So far, the process has revealed that 54 percent of the meetings spend is not going through the meeting department. “While we thought we had a great policy in place, in fact, more than half of the meetings are not going through the proper protocol. We do over 900 meetings just within our team, and that's a significant spend, so you can imagine how many more meetings are being held without going through our team.” (The renegade meeting spend was found by going through accounts payable records.)

Analysis found two primary reasons that meeting sponsors are not using the meeting department: They don't know about it, or they know about it but choose to ignore it.

Meeting sponsors in the latter camp had a number of reasons for not using the company's centralized services:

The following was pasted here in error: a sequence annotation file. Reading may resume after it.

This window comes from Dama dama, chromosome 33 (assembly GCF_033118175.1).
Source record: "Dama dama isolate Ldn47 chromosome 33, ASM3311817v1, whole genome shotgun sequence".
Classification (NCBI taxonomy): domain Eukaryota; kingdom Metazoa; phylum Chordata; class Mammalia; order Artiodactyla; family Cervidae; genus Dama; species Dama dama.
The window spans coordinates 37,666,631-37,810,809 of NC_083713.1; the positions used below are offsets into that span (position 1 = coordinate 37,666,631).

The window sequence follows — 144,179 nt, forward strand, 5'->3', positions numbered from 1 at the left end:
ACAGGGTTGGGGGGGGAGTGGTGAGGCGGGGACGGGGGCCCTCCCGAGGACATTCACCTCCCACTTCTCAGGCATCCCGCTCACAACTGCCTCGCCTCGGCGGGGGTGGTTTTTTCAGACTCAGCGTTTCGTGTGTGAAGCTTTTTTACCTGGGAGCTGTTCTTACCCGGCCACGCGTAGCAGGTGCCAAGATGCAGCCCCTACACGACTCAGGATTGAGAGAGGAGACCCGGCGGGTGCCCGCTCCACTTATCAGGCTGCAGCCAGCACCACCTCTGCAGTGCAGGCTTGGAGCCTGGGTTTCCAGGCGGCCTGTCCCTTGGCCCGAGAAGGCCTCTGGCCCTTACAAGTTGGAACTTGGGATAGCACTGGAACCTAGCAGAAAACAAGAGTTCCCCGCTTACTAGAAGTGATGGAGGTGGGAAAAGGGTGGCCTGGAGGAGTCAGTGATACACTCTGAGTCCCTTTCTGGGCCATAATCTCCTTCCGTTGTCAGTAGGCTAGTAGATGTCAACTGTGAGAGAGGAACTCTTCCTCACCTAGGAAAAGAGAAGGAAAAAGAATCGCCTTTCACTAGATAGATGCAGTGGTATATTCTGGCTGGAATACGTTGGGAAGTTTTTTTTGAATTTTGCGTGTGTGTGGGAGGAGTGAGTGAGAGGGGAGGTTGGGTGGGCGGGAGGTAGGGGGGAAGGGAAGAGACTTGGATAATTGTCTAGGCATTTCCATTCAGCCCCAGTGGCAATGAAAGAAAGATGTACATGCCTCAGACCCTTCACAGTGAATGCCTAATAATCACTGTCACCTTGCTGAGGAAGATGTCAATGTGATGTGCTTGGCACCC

• they think that meeting planning is part of their job;

  • they believe that they don't have to;

  • they are concerned about losing control of the planning;

  • they are trying to avoid the approval process; or

  • meeting services does not meet their expectations.

The next step in the Six Sigma process is addressing these issues to increase compliance in order to capture and leverage more of the meeting spend. Currently, there are no penalties for not complying.

The meeting department reports to the chief financial officer, and Scholar has monthly calls with finance leaders in each of the business lines to communicate about the volume of meetings, savings generated, lead time of meetings, and so on. “There have been huge benefits in communicating regularly with those leaders,” she says, because it has increased their visibility among executives.